The result has been three papers, which have taken three very different approaches to discussing how pro wrestling can help us understand politics. The first, which compared the campaigns of Jesse Ventura and Donald Trump looked at how a background in pro wrestling could explain these candidates’ ability to talk and act in manners pro-politicians could not. The second developed a framework for studying politics based around the importing of concepts from pro wrestling scholarship into the field of political studies – in particular the concepts of “kayfabe,” “smart fans,” and “marking out.” This article applied these concepts to Trump – he was the case study that granted me allowance to play with such ideas in the first place, however I believe the insights they offer are applicable to late capitalist representative political systems in general. The final paper is my most “out there” piece, drawing upon the work of the Bolshevik political theorist Alexander Bogdanov to argue that pro wrestling, viewed as body-work, contains within it the political potential to produce a comradely, “proletarian culture” necessary to prepare the ground for a genuinely socialist society. Across these papers, I see myself having delved increasingly deeper into the nature of pro wrestling and its relation to the political, viewing it from different elements in turn: the ugly, the bad, and the good (in that order).
Are you currently working on any pro wrestling scholarship/research/public scholarship/media? If so, please tell us about it.
I currently have three academic pieces mid-completion, none of which are focused on or reference pro wrestling, but all of which contain the flavour of these studies. The pressures of the UK higher education system (the fabled Research Excellent Framework) mean I’m focusing on work that is more easily digestible within the field right now; however, I do have a monograph idea in mind I’d love to take forward – so hopefully once the current work is in production I can see if there are any takers.
Do you bring pro wrestling into any of the classes you teach/attend or research hubs that you work in? How do you find it is received or taken up?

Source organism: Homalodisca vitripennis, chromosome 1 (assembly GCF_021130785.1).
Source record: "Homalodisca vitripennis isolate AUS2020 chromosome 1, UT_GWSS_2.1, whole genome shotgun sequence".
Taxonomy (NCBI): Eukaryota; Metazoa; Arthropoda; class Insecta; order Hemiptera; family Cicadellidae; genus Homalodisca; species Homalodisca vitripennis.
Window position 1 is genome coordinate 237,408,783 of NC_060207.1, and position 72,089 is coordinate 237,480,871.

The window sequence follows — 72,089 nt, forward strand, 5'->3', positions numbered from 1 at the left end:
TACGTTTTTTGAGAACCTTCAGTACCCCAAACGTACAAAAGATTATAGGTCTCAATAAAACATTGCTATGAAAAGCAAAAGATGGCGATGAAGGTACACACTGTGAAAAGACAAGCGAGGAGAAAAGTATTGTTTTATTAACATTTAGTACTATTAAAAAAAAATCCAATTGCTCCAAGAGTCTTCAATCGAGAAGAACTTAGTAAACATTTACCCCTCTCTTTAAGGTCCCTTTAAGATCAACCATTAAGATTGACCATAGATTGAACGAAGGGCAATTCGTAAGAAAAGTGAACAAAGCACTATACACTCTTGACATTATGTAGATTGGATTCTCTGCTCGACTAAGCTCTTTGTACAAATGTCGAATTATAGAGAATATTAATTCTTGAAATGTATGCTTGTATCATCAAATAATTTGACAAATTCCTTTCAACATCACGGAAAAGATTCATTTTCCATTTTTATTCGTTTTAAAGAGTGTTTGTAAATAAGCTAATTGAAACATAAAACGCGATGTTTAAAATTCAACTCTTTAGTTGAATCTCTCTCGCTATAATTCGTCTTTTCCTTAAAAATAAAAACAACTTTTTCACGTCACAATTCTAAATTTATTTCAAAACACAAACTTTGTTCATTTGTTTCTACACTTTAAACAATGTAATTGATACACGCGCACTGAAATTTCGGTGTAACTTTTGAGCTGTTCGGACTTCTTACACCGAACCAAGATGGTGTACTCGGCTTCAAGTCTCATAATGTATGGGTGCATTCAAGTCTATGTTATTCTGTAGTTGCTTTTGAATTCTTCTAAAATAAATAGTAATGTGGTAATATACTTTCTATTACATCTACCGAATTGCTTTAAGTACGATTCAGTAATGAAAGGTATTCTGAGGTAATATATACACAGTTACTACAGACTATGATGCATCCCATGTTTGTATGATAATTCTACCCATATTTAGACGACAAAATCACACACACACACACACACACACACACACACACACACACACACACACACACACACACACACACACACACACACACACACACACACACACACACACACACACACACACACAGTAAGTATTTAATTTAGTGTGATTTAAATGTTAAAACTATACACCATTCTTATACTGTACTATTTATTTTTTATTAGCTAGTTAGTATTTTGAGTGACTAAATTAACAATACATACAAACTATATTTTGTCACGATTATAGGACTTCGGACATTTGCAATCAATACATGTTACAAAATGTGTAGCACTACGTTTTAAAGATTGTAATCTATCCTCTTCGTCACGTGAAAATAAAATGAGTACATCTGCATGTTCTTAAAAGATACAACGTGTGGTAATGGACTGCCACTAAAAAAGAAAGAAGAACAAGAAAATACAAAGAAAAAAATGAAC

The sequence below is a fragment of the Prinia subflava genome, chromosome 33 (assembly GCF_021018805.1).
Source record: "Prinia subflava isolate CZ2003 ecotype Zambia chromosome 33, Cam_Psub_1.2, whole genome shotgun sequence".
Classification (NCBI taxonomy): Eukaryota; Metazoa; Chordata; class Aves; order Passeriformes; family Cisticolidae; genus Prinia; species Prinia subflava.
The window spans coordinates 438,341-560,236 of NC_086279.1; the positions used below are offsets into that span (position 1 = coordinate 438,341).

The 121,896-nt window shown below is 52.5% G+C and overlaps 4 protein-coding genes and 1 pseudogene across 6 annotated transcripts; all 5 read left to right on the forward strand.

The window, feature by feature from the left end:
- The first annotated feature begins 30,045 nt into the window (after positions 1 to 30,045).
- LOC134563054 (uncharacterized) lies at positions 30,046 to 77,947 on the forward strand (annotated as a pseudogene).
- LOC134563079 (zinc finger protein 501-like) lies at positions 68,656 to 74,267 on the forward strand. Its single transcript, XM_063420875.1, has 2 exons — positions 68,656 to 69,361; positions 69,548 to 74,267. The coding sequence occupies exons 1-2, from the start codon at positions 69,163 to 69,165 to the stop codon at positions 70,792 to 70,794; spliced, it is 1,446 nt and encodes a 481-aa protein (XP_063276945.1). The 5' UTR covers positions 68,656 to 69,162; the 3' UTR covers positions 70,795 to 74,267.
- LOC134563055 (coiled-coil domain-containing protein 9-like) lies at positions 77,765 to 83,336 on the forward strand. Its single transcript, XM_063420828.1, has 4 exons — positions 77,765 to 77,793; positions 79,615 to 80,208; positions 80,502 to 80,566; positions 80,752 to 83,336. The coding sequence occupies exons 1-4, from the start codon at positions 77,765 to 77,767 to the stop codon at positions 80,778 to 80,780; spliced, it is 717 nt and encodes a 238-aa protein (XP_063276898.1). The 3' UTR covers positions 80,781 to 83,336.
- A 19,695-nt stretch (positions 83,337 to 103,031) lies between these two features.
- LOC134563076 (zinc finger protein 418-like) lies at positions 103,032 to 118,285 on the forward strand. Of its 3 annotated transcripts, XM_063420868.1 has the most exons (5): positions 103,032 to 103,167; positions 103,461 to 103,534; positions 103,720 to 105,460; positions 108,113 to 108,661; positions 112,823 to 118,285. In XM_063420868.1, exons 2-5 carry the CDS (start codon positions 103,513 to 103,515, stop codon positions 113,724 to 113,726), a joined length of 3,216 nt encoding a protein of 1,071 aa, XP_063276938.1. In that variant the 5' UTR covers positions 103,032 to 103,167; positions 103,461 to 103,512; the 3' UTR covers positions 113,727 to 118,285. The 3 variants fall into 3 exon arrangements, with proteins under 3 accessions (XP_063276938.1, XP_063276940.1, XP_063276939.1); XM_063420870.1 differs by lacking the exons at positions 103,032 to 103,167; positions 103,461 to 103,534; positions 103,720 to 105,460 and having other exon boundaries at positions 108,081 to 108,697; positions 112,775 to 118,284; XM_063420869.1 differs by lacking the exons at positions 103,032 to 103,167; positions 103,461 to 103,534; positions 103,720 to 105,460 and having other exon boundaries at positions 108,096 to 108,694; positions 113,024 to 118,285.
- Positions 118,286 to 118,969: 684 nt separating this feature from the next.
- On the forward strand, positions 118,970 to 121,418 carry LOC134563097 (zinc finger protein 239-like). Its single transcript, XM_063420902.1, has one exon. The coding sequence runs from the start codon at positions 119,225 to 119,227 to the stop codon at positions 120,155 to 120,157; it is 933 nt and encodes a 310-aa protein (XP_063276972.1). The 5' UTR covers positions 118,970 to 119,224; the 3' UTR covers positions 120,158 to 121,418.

I do indeed. I teach on a unit called “Culture and National Identity,” which looks at the politics of specific cultural forms – from music, film, and art – in the shaping of national identities. I give two lectures on the unit, the first on “Britishness” and its construction via sport and the 2012 Olympic Opening Ceremony in particular. The second, however, is on pro wrestling and its relationship with the idea(l) of “America.” It’s a two-hour class focused entirely on pro wrestling and its relationship with American culture, politics, and identity. I love having the opportunity to show politics students how this weird world that they would never in a million years think of, offers a lens into essential political subjects – and the feedback has been fantastic.
What is a piece of pro wrestling scholarship that has been generative for you that you recommend PWSA members read?
As said before, I’ve read as much of the academic work in professional wrestling studies as I can get my hands on. There’s a huge array of wonderful work out there and so many pieces I could point to. However, the first piece I read – and which blew my mind – was Broderick Chow’s “Work and Shoot: Professional Wrestling and Embodied Politics,” which transformed the way I viewed pro wrestling. Since then, Eero Laine’s Professional Wrestling and the Commercial Stage has been central in helping me draw together my thoughts and is a must read; however, as several people have already mentioned Eero’s book, I’ll also highlight Tyler Brunette and Birney Young’s article “Working Stiff(s): a theory of live audience labour disputes.” It is extremely valuable in its clear identification of the centrality of live audiences’ reactions in the production of the pro wrestling spectacle and its exposure of those reactions as a form of labor, producing surplus value. It’s a wonderful piece.
Where might people reach you if they would like to know more about your research?